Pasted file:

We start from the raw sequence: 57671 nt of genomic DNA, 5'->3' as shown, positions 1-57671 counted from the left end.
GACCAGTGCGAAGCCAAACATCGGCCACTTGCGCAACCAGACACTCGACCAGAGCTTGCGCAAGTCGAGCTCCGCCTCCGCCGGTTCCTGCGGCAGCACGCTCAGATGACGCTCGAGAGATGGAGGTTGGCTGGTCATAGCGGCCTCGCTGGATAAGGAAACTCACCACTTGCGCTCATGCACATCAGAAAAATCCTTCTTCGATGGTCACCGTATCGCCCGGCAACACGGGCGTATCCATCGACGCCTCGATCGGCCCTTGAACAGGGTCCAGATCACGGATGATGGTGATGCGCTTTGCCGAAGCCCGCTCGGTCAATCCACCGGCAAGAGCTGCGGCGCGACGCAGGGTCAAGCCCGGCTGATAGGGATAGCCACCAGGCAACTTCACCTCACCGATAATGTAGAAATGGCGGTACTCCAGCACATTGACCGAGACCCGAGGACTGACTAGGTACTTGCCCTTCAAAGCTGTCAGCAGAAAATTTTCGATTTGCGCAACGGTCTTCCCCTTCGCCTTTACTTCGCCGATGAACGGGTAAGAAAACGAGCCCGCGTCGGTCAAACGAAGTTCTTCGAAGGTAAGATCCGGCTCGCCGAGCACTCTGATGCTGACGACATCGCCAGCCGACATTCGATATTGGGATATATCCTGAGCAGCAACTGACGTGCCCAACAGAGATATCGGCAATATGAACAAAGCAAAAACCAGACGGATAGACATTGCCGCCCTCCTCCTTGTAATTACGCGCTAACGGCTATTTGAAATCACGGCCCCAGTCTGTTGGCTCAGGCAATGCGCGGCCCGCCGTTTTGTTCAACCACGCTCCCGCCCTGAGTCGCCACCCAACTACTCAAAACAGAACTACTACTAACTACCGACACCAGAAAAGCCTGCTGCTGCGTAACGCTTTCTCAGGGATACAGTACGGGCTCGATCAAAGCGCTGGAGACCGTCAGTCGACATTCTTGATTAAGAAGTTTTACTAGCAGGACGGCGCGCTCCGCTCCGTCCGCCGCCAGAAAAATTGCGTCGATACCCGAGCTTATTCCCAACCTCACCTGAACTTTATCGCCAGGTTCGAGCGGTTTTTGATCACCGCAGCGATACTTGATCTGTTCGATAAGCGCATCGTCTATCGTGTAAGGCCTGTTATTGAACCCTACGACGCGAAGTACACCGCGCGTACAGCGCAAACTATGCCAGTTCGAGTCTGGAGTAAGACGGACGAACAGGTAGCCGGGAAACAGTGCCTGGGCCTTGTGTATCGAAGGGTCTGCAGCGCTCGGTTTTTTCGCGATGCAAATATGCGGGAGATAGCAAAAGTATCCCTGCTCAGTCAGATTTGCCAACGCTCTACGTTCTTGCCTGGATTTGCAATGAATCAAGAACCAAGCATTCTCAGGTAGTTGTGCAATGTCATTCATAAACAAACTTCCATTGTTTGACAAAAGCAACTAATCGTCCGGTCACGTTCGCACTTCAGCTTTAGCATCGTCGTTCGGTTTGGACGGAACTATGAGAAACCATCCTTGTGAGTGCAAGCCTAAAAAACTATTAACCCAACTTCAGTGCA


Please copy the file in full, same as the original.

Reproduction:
We start from the raw sequence: 57671 nt of genomic DNA, 5'->3' as shown, positions 1-57671 counted from the left end.
GACCAGTGCGAAGCCAAACATCGGCCACTTGCGCAACCAGACACTCGACCAGAGCTTGCGCAAGTCGAGCTCCGCCTCCGCCGGTTCCTGCGGCAGCACGCTCAGATGACGCTCGAGAGATGGAGGTTGGCTGGTCATAGCGGCCTCGCTGGATAAGGAAACTCACCACTTGCGCTCATGCACATCAGAAAAATCCTTCTTCGATGGTCACCGTATCGCCCGGCAACACGGGCGTATCCATCGACGCCTCGATCGGCCCTTGAACAGGGTCCAGATCACGGATGATGGTGATGCGCTTTGCCGAAGCCCGCTCGGTCAATCCACCGGCAAGAGCTGCGGCGCGACGCAGGGTCAAGCCCGGCTGATAGGGATAGCCACCAGGCAACTTCACCTCACCGATAATGTAGAAATGGCGGTACTCCAGCACATTGACCGAGACCCGAGGACTGACTAGGTACTTGCCCTTCAAAGCTGTCAGCAGAAAATTTTCGATTTGCGCAACGGTCTTCCCCTTCGCCTTTACTTCGCCGATGAACGGGTAAGAAAACGAGCCCGCGTCGGTCAAACGAAGTTCTTCGAAGGTAAGATCCGGCTCGCCGAGCACTCTGATGCTGACGACATCGCCAGCCGACATTCGATATTGGGATATATCCTGAGCAGCAACTGACGTGCCCAACAGAGATATCGGCAATATGAACAAAGCAAAAACCAGACGGATAGACATTGCCGCCCTCCTCCTTGTAATTACGCGCTAACGGCTATTTGAAATCACGGCCCCAGTCTGTTGGCTCAGGCAATGCGCGGCCCGCCGTTTTGTTCAACCACGCTCCCGCCCTGAGTCGCCACCCAACTACTCAAAACAGAACTACTACTAACTACCGACACCAGAAAAGCCTGCTGCTGCGTAACGCTTTCTCAGGGATACAGTACGGGCTCGATCAAAGCGCTGGAGACCGTCAGTCGACATTCTTGATTAAGAAGTTTTACTAGCAGGACGGCGCGCTCCGCTCCGTCCGCCGCCAGAAAAATTGCGTCGATACCCGAGCTTATTCCCAACCTCACCTGAACTTTATCGCCAGGTTCGAGCGGTTTTTGATCACCGCAGCGATACTTGATCTGTTCGATAAGCGCATCGTCTATCGTGTAAGGCCTGTTATTGAACCCTACGACGCGAAGTACACCGCGCGTACAGCGCAAACTATGCCAGTTCGAGTCTGGAGTAAGACGGACGAACAGGTAGCCGGGAAACAGTGCCTGGGCCTTGTGTATCGAAGGGTCTGCAGCGCTCGGTTTTTTCGCGATGCAAATATGCGGGAGATAGCAAAAGTATCCCTGCTCAGTCAGATTTGCCAACGCTCTACGTTCTTGCCTGGATTTGCAATGAATCAAGAACCAAGCATTCTCAGGTAGTTGTGCAATGTCATTCATAAACAAACTTCCATTGTTTGACAAAAGCAACTAATCGTCCGGTCACGTTCGCACTTCAGCTTTAGCATCGTCGTTCGGTTTGGACGGAACTATGAGAAACCATCCTTGTGAGTGCAAGCCTAAAAAACTATTAACCCAACTTCAGTGCA